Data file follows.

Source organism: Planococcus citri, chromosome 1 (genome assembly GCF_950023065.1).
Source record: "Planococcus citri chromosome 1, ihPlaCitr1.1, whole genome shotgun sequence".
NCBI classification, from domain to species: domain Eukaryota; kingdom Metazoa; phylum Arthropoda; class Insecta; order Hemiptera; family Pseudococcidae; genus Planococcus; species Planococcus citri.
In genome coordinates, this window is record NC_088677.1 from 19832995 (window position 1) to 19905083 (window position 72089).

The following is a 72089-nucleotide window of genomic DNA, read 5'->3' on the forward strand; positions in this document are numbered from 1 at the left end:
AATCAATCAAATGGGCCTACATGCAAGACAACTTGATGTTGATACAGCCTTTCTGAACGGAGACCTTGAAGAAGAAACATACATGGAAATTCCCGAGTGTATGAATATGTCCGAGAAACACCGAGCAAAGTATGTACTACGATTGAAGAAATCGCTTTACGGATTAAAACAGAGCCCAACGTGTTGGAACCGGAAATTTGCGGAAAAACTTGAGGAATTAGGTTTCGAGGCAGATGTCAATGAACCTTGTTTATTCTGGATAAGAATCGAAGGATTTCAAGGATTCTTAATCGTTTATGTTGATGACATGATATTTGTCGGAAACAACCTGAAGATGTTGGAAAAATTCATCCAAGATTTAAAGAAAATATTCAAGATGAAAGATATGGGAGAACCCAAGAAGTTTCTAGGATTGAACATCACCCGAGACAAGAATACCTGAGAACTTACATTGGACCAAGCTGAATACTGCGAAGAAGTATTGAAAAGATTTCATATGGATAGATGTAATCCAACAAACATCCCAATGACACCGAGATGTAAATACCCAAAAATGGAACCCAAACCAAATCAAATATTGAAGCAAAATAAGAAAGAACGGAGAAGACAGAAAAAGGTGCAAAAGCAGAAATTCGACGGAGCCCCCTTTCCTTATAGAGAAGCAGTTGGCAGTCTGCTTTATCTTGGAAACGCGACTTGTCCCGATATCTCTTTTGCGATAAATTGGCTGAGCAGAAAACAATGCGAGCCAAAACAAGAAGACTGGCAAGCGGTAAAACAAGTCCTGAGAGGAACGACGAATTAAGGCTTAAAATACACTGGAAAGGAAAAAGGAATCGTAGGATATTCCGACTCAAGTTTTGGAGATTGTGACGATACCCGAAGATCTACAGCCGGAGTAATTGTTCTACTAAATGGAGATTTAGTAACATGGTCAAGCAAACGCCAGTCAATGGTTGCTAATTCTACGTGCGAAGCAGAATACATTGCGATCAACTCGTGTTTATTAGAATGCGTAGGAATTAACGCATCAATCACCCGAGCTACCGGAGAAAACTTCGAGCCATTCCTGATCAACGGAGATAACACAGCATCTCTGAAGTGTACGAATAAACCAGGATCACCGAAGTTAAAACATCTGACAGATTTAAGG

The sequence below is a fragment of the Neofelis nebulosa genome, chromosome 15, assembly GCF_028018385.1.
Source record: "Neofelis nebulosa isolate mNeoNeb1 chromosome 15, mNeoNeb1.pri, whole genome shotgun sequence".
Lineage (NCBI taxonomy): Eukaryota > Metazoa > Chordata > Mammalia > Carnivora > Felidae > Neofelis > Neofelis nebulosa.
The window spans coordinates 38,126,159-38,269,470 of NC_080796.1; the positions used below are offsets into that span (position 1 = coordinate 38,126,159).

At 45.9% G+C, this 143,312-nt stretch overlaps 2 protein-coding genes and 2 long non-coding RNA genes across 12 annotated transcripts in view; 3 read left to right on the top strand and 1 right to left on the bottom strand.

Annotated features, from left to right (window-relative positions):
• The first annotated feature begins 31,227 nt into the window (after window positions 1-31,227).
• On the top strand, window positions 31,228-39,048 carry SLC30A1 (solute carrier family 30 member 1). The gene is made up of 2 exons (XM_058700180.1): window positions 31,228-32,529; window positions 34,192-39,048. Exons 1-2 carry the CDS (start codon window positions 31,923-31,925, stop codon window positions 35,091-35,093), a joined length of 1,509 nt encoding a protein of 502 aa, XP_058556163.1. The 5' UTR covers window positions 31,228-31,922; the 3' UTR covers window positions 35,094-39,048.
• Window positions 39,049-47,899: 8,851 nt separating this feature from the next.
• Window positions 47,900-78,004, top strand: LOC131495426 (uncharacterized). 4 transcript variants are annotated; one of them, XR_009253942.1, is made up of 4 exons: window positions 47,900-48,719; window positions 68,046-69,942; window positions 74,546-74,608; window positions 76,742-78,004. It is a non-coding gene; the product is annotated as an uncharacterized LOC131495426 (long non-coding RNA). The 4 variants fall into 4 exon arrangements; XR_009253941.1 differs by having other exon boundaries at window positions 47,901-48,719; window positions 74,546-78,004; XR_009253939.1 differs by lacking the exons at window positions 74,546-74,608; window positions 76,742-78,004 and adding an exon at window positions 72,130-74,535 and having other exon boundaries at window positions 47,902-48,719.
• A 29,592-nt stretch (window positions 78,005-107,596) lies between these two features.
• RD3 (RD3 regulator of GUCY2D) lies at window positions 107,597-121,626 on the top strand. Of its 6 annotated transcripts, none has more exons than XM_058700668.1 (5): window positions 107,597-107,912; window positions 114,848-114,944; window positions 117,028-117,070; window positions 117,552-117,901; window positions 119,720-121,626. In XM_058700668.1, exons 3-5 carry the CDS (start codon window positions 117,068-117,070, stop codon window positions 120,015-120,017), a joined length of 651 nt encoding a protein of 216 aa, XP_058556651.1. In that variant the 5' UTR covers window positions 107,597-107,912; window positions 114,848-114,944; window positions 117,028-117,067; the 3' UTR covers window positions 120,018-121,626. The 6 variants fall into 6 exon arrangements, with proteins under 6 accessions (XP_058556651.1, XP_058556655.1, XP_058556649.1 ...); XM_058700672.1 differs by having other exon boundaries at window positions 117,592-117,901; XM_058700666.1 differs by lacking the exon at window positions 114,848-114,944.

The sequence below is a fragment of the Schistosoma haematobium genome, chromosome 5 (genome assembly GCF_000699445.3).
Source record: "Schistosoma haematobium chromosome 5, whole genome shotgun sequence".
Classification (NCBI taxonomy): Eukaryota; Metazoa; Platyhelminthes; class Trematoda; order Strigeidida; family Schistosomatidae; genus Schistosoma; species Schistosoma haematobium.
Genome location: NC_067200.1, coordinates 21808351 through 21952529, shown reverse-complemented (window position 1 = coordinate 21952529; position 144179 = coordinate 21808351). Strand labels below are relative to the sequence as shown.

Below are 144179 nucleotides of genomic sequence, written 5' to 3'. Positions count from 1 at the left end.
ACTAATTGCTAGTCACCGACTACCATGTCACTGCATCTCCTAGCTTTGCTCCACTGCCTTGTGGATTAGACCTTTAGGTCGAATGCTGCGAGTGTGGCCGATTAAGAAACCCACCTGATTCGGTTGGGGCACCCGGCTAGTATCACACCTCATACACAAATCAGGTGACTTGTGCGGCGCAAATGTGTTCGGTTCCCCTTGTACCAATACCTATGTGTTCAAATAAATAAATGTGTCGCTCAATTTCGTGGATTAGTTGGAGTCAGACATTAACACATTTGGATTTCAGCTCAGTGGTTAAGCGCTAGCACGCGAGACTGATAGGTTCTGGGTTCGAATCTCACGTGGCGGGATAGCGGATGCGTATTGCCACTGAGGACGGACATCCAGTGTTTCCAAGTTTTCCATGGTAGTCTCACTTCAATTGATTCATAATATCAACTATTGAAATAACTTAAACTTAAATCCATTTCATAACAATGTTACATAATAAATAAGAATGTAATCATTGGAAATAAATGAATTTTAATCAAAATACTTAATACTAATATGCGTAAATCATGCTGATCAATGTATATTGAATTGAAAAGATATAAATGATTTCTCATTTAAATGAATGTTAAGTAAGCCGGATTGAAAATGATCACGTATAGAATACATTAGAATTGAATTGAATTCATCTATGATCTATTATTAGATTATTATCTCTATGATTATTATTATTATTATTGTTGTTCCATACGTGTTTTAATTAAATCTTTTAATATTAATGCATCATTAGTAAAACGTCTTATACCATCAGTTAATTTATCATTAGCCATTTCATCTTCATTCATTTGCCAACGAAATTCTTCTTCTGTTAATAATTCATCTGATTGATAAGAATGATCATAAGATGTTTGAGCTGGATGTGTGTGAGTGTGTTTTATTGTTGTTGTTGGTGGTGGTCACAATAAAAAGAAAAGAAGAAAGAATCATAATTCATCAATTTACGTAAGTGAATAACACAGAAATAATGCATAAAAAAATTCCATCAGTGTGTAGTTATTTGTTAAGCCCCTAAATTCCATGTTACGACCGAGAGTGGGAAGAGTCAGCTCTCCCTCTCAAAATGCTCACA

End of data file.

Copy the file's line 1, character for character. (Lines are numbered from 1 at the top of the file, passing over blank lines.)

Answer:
Source organism: Planococcus citri, chromosome 1 (genome assembly GCF_950023065.1).